Review: Michelle Kung’s interview with Tribeca Chief Creative Officer Geoffrey Gilmore in the Wall Street Journal.

“While the phrase “alternative distribution model” may not sound sexy to the average film-goer, the issue is of game-changing concern to independent filmmakers, who are finding it near impossible to sell their movies to both major studios and their specialty divisions. And while most filmmakers are holding out hope to see their labors of love play out on a big screen, they’re also practical enough to realize that making a video-on-demand deal is the way to go; better that your film is available to Comcast’s millions of subscribers than just sitting on a shelf in your bedroom.”

4. The Transgendered Agenda

At least one film in the festival has the Gay & Lesbian Alliance Against Defamation calling for its removal: the film “Ticked Off Trannies” features Quentin Tarantino-style violence mashed up with true stories of violence against transgendered women. “Spork” and the Brazilian film “Elvis and Madonna” feature characters with alternative sexualities that leave the spectacle and camp aside, the former a coming-of-age story about a 14-year-old hermaphrodite, and the latter a romantic comedy involving a transgendered woman who falls in love with her son’s girlfriend. When you talk to your friends, mention those.

Review: Mike Hale's look at "Spork" and "Ticked-Off Trannies" in The New York Times.

“Spork,” written and directed by J. B. Ghuman Jr., is about a 14-year-old hermaphrodite, but her condition is window dressing — it’s an out-there way to make her an outcast. The film sets up the standard contrast between suburban soullessness and trailer-dwelling authenticity, and pits them against each other in a school dance contest; it’s “Step Up” or “Glee” or “High School Musical” with the sensibility of John Cameron Mitchell’s “Hedwig and the Angry Inch.”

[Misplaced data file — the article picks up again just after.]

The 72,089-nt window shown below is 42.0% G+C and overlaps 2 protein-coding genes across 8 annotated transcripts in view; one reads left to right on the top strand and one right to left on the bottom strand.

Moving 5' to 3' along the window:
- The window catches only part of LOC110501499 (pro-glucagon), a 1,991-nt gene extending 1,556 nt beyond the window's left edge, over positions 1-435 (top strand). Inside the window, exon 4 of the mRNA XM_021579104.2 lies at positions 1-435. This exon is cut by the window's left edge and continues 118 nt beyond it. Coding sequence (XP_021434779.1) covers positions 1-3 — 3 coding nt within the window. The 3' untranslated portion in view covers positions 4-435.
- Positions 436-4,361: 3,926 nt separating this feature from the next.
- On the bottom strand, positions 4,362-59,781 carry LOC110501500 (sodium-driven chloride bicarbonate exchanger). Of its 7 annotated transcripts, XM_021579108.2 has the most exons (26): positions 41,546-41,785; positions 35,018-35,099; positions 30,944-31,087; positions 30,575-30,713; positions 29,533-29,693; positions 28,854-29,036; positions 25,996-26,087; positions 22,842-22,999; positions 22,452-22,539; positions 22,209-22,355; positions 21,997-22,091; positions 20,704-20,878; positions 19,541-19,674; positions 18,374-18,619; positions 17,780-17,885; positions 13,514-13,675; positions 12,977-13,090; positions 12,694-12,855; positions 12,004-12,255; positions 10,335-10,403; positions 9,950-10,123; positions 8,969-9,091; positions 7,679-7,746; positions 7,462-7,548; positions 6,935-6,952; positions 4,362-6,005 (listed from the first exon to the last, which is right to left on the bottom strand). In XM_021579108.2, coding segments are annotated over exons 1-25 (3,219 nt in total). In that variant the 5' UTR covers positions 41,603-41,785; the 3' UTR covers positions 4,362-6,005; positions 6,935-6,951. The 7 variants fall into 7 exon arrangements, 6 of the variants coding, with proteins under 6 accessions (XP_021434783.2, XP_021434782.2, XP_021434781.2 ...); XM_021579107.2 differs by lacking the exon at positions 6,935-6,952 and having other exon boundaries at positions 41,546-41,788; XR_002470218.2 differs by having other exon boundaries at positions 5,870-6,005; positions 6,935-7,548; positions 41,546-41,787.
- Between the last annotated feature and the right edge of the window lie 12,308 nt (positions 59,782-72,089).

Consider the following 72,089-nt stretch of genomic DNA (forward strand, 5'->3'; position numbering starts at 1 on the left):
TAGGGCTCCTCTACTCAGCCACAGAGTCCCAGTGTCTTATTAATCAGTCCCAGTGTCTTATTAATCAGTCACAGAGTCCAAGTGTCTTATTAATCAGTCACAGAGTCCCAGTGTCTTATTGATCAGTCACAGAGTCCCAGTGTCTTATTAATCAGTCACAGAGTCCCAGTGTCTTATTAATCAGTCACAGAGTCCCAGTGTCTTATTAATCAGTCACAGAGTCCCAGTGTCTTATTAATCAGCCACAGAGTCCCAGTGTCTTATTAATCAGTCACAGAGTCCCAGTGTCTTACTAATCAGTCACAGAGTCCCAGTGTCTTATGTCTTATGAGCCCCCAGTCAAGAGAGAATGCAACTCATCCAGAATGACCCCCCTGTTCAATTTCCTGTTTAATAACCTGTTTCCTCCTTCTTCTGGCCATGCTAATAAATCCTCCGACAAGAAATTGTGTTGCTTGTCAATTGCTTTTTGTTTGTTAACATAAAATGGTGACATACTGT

5.  “The Two Escobars”

Much like ESPN funding a foreign documentary for an independent film festival, “The Two Escobars” unites two unlikely things under one name. It’s also probably the biggest confirmation of the two things that most Americans know about the country of Colombia: the name of cocaine powerhouse Pablo Escobar, and the fate of that guy that scored against his own team while playing in the 1994 U.S. World Cup (he was shot). The connection between Pablo and Andrés Escobar goes beyond the name — like most stories about Latin America, it’s waaaay more complicated. Your line on this one? “Latin Americans invented magical realism for a reason, you know.”

Review: Eric Kohn at IndieWire unpacks the complexities and critiques the melodrama.

“Given Pablo’s vested interest in the sport from a financial and personal standpoint, the connection never seems tenuous. Instead, the directors craft a unique rumination on the notion of national heroism - and, in its absence, the disruption of communal stability. With a seamless mixture of archival footage and talking heads, “The Two Escobars” depicts Colombia’s declining reputation on the world stage as its greatest tragedy of the last century.”